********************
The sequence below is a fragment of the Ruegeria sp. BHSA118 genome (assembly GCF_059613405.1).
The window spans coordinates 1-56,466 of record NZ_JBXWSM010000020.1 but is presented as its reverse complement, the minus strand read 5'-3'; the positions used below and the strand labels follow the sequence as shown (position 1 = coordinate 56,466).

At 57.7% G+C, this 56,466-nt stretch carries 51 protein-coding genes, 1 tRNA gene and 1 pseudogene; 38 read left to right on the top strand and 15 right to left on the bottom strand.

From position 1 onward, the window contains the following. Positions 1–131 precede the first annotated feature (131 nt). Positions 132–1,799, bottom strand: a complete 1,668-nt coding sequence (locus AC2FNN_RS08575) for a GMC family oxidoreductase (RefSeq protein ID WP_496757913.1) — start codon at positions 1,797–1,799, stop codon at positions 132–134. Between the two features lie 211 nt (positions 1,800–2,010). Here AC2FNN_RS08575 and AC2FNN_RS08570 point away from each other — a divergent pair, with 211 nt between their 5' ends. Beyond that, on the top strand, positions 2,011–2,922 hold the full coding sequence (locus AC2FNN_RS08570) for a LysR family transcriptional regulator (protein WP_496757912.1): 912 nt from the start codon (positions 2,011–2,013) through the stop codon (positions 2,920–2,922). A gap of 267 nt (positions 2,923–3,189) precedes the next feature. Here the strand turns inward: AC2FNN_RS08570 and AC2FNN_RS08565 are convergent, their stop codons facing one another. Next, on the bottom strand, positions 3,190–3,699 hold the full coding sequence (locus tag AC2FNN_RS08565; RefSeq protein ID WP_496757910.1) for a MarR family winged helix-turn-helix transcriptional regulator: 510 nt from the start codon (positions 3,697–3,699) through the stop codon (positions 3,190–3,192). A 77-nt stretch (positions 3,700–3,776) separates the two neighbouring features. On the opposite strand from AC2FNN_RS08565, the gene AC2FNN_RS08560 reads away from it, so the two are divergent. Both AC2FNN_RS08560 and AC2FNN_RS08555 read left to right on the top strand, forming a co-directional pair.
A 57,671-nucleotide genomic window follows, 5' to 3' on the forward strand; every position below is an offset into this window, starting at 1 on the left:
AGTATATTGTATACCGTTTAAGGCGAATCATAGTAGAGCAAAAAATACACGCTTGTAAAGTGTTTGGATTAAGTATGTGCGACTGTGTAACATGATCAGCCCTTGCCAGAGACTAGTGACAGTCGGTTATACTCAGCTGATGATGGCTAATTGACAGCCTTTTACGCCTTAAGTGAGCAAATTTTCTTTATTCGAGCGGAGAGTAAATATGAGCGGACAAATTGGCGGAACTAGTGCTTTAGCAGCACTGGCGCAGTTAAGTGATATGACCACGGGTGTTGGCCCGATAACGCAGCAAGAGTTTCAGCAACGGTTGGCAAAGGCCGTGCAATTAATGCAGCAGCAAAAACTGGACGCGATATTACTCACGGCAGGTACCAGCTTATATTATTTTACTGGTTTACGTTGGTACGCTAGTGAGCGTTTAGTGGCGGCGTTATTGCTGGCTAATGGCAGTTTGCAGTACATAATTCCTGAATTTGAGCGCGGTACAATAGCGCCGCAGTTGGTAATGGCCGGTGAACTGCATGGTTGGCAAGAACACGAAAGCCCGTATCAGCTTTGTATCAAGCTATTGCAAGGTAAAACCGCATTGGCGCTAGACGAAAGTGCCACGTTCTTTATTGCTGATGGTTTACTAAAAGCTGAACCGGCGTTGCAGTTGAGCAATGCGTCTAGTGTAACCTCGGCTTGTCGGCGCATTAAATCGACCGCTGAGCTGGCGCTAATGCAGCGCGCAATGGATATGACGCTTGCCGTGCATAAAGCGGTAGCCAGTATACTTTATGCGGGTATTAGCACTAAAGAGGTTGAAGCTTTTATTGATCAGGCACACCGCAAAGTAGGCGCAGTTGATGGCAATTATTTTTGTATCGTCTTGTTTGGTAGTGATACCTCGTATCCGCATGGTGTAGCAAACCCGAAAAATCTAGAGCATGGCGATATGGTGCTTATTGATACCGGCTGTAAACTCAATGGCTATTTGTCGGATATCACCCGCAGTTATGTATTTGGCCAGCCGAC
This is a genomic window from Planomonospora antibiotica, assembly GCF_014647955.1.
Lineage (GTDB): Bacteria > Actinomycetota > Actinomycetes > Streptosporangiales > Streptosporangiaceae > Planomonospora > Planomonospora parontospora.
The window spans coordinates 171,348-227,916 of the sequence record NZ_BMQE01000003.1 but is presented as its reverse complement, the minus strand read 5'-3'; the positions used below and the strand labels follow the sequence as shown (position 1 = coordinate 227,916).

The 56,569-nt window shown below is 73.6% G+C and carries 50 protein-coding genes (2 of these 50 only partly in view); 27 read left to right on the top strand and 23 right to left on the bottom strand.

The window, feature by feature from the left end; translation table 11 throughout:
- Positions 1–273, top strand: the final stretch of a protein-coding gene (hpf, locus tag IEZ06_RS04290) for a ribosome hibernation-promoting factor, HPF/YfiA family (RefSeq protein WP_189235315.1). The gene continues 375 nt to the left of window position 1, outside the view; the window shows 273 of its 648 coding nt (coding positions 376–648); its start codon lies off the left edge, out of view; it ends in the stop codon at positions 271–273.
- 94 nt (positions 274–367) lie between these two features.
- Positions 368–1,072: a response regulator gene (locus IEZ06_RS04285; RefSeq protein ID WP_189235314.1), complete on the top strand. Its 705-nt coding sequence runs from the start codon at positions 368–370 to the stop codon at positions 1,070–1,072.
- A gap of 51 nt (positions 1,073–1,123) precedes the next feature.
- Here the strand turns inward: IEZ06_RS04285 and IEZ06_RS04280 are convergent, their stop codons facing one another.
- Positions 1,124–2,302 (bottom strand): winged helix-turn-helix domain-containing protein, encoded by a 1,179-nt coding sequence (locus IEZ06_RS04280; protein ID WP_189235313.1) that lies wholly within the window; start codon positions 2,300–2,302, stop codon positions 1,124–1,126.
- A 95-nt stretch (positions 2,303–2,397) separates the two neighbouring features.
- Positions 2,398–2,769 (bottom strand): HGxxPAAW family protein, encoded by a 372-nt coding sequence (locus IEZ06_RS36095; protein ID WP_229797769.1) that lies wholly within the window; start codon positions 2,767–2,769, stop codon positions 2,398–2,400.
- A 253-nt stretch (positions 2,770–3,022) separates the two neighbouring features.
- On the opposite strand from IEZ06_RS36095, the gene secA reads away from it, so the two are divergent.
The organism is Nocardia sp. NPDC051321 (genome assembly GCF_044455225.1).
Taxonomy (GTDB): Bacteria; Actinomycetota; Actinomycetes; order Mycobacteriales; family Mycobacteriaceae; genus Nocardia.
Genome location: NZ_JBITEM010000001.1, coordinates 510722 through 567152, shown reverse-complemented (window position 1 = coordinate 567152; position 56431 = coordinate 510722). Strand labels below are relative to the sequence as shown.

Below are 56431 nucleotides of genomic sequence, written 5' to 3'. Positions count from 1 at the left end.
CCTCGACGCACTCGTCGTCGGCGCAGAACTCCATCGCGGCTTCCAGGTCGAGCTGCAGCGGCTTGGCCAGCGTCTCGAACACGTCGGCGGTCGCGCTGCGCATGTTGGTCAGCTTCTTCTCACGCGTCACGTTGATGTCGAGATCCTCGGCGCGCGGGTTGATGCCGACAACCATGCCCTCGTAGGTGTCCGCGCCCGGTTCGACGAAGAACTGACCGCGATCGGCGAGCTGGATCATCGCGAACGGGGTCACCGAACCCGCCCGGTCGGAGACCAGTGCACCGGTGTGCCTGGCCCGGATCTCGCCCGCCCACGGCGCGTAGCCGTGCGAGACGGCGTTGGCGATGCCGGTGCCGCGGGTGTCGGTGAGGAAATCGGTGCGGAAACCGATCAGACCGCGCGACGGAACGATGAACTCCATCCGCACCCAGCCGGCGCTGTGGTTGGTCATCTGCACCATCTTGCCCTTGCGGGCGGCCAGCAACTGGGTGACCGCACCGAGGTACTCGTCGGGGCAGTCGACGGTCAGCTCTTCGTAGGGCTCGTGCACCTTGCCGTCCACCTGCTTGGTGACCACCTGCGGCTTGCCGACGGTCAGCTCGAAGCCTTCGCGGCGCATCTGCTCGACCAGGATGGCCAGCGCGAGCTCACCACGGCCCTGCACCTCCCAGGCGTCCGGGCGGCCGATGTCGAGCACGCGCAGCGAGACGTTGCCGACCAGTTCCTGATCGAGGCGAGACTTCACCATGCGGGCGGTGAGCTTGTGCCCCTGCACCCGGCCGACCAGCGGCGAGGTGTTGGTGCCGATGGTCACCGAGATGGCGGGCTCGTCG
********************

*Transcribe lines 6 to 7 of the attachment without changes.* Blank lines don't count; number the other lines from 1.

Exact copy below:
AGTATATTGTATACCGTTTAAGGCGAATCATAGTAGAGCAAAAAATACACGCTTGTAAAGTGTTTGGATTAAGTATGTGCGACTGTGTAACATGATCAGCCCTTGCCAGAGACTAGTGACAGTCGGTTATACTCAGCTGATGATGGCTAATTGACAGCCTTTTACGCCTTAAGTGAGCAAATTTTCTTTATTCGAGCGGAGAGTAAATATGAGCGGACAAATTGGCGGAACTAGTGCTTTAGCAGCACTGGCGCAGTTAAGTGATATGACCACGGGTGTTGGCCCGATAACGCAGCAAGAGTTTCAGCAACGGTTGGCAAAGGCCGTGCAATTAATGCAGCAGCAAAAACTGGACGCGATATTACTCACGGCAGGTACCAGCTTATATTATTTTACTGGTTTACGTTGGTACGCTAGTGAGCGTTTAGTGGCGGCGTTATTGCTGGCTAATGGCAGTTTGCAGTACATAATTCCTGAATTTGAGCGCGGTACAATAGCGCCGCAGTTGGTAATGGCCGGTGAACTGCATGGTTGGCAAGAACACGAAAGCCCGTATCAGCTTTGTATCAAGCTATTGCAAGGTAAAACCGCATTGGCGCTAGACGAAAGTGCCACGTTCTTTATTGCTGATGGTTTACTAAAAGCTGAACCGGCGTTGCAGTTGAGCAATGCGTCTAGTGTAACCTCGGCTTGTCGGCGCATTAAATCGACCGCTGAGCTGGCGCTAATGCAGCGCGCAATGGATATGACGCTTGCCGTGCATAAAGCGGTAGCCAGTATACTTTATGCGGGTATTAGCACTAAAGAGGTTGAAGCTTTTATTGATCAGGCACACCGCAAAGTAGGCGCAGTTGATGGCAATTATTTTTGTATCGTCTTGTTTGGTAGTGATACCTCGTATCCGCATGGTGTAGCAAACCCGAAAAATCTAGAGCATGGCGATATGGTGCTTATTGATACCGGCTGTAAACTCAATGGCTATTTGTCGGATATCACCCGCAGTTATGTATTTGGCCAGCCGAC
This is a genomic window from Planomonospora antibiotica, assembly GCF_014647955.1.